Bangladesh is making incremental progress on its infrastructure, but stubborn problems endure.
As exports rebound, the basic lack of connectivity becomes more acute, and while various initiatives are underway from both the government and international organizations, the general feeling across the industry is it will be years before any improvements show.
“It takes time,” Muammar Ahmad, finance director for the Bangladesh Freight Forwarders Association (BAFFA), told Asia Cargo News in an interview in Dhaka. “The government has taken the initiative. It will take years before we are expecting it to be felt.”
Ahmad pointed to ports as an area where things are happening – although, it must be said, not with great speed.
Chittagong, effectively Bangladesh’s only real port, is seeing some enhancement with a second terminal, the Bay Container Terminal, being planned to be built near the highway. There are plans for other terminals but the government is fast-tracking the BCT plan which might see a terminal come on line in 2021.
It has also moved to shore-up Chittagong.
Mongla, which has a draft issue, requires continuous dredging but has been designated by the government as the port for car imports and jute exports, explained Ahmad. This saves more of Chittagong’s capacity for the all-important and booming garment trade.
There is also the strong possibility of a totally new facility. In a sign of Bangladesh’s openness and its willing-to-do mentality, the “government has prioritized development and operation of Payra Port and has taken up development of Terminal 1 under a public-private partnership (PPP) model,” as the country’s PPP Authority website put it.
The terminal is to have a 2,000-metre jetty and a draft of 10 metres, the site added.Expressions of interest from consultants were invited late last year but no announcements have been made since then, suggesting a slow but steady approach.
“They are expanding the port capacity, definitely,” said Ahmad, adding of Payra: “[In] 15 to 20 years, it is going to be quite a viable facility.”
Upstream of the ports is the problem of on-land connectivity. Or, in a country like Bangladesh, which is famed for its rivers – it has some 700 plus of them – over-water connectivity might be a better way to put it. And some of these rivers bring their own complications.
The best example of both the efforts being made and of the problems involved is the Padma Multipurpose Bridge, which will do what has not yet been done, which is to provide a direct connection between Dhaka, the capital, and the south of the country. It will be a significant addition to the country’s hardware – if the Padma River will allow.
The Padma is best described as a difficult river, and during the monsoon the water flow can be as fast as five metres a second, which poses a challenge to building anything, much less a major piece of civil engineering.
An upper deck will carry a four-lane road, while a lower deck will have a single track (but dual gauge) railway line, which should provide significant road and rail boosts.
The bridge is being built with the plan being for it to open next year, with the government thinking of launching a Dhaka-Chittagong bullet train, according to BAFFA’s Ahmad. That might be a bit optimistic, though; as of the end of March 2018, the bridge and associated work was only 53% finished, according to the website padmabridge.gov.bd. That may be too tight for the scheduled November 2018 completion.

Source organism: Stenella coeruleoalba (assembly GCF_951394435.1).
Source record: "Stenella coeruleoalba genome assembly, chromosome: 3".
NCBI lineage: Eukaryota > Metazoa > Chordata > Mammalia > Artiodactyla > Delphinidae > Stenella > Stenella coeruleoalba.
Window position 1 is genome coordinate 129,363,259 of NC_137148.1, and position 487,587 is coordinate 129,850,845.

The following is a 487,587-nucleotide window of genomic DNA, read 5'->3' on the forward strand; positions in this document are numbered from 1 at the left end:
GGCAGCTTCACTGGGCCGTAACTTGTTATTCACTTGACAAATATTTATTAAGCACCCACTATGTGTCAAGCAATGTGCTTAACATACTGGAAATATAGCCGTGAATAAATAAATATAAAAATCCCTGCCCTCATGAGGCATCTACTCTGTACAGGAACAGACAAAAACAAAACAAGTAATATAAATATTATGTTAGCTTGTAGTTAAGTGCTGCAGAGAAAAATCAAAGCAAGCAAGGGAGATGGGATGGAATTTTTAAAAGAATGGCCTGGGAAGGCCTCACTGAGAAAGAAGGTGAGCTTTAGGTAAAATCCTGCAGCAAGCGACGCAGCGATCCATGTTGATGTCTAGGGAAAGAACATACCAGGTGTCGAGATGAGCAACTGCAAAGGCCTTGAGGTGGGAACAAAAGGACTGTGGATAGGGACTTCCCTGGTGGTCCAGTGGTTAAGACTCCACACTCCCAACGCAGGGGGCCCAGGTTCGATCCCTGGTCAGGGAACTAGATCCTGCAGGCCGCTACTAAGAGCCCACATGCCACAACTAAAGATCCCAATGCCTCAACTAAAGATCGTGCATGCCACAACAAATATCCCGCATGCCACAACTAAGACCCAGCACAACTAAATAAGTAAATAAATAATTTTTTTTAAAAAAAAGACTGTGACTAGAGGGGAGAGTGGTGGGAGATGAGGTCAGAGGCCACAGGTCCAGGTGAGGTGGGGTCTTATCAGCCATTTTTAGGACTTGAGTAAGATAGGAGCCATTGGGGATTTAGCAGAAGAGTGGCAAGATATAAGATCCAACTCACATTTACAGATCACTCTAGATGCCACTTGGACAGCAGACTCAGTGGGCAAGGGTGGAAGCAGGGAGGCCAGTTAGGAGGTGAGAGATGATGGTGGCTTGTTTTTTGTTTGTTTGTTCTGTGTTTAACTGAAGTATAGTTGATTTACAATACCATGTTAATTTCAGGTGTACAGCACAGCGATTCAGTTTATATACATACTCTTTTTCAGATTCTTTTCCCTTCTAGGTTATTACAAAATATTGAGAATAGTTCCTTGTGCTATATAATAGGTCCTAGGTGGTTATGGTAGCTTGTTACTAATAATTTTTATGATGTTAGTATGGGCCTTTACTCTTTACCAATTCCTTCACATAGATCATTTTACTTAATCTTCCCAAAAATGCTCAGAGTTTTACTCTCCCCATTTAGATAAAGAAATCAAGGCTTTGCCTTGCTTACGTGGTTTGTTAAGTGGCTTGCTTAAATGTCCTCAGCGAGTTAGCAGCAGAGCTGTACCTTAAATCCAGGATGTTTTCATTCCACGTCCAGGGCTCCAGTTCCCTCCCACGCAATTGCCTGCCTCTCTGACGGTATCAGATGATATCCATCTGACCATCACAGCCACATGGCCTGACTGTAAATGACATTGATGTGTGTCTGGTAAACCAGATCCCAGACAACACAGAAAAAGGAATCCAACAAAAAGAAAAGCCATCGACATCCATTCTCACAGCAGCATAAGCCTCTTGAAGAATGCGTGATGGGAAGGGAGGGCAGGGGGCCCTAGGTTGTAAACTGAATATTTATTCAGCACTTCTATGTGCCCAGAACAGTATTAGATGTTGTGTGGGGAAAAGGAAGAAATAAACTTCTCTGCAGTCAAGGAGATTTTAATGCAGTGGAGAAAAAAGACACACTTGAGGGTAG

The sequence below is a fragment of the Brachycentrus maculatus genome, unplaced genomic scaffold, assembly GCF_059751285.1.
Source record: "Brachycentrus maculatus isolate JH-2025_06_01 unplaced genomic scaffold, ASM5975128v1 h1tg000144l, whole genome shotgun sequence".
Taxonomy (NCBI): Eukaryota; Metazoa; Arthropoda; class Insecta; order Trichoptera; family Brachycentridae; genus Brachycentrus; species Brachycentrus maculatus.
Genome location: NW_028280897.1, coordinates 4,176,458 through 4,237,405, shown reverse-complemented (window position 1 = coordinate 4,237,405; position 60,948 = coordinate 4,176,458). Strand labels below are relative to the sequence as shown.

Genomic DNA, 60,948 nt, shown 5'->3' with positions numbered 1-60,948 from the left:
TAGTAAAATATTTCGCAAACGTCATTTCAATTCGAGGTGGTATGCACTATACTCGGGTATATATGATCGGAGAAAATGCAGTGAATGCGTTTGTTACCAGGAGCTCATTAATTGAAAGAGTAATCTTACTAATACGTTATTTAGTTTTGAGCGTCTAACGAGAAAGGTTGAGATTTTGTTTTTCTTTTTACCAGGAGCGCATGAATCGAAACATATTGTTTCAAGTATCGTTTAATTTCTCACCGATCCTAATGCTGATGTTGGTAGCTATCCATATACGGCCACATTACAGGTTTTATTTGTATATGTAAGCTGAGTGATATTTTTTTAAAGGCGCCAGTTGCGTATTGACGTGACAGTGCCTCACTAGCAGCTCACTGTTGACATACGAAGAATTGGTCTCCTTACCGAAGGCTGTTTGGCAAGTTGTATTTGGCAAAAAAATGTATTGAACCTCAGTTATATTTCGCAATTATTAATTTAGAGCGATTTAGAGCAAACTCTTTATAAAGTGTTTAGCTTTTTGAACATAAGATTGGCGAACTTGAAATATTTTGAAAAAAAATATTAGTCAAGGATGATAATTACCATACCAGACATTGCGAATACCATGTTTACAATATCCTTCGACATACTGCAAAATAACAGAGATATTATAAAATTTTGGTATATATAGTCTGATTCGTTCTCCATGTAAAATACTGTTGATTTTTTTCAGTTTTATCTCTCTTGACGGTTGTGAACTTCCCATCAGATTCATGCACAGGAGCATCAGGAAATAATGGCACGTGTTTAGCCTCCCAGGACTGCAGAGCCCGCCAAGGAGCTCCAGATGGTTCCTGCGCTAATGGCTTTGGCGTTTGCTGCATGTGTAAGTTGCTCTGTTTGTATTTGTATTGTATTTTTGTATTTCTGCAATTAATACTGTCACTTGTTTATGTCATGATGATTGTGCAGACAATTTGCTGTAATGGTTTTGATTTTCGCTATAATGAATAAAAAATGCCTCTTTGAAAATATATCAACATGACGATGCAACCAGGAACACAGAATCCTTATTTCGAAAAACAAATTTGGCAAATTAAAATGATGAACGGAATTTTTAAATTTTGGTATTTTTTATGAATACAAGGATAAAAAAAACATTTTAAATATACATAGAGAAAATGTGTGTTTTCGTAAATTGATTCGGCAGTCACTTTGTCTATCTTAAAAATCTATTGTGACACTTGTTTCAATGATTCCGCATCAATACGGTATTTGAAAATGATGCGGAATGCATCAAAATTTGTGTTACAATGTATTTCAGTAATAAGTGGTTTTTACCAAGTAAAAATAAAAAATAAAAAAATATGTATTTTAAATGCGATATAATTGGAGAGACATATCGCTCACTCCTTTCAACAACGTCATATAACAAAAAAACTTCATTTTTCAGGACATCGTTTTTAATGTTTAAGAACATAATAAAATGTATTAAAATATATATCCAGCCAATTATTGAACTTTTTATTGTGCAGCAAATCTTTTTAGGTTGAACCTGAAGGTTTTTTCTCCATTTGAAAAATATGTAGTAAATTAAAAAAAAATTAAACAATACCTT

Where government planning is much more grounded, and is indeed already going ahead, is for an inland container depot in Gazipur, where a lot of the country’s garment manufacturers are already based. (This will have its own train line to Dhaka, meaning goods from there to Chittagong “will be moving pretty fast,” Ahmad said.)
“It will add a lot of value. It’s just a matter of time,” said Ahmad, who reported that land acquisition for the depot has already begun.
Interestingly, this comes on top of two other developments, one of which shows the progress which has been made and the other showing how much more there still is to do.
Times have come down from 24 hours to 16 hours for freight moving from Dhaka to Chittagong. This is poor performance for a distance of just 260 kilometres, but does represent an improvement on itself, as Ahmad points out.
Likely to help further improve transit times, the Asian Development Bank (ADB) has approved loans totaling US$360 million for Bangladesh Railways to buy modern rolling stock, including 40 broad gauge locomotives and 1,000 freight wagons for use on major lines of the rail network, the ADB said in a statement.
Under its Seventh Five-Year Plan for fiscal years 2016-2020, the government has placed special emphasis on railway development, aiming to increase freight’s market share to 15% by 2020.
“Inadequate investment in railway infrastructure and rolling stock over an extended period has resulted in unreliable freight operations,” the ADB added. “Most rolling stock is more than 30 years old, and much is past the end of its economic life,” the statement explained.
Against this is one sobering thought, which outlines the scale of other problems. Bangladesh only recently, on April 3, sent its first container train across its border with neighbour India. The two countries operate different gauges, which complicates matters but helps explain why connectivity requires international help.
The seven-member Bay of Bengal Initiative for Multi-Sectoral Technical and Economic Cooperation (BIMSTEC) has just had the first meeting of a working group to negotiate the Draft Text of the Motor Vehicles Agreement for the Regulation of Passenger and Cargo Vehicular Traffic between and among BIMSTEC member countries. This follows a meeting last year of BIMSTEC member states to discuss promoting coastal shipping in the region. Both seem likely to have long time frames.
By Michael Mackey
Southeast Asia Correspondent | Dhaka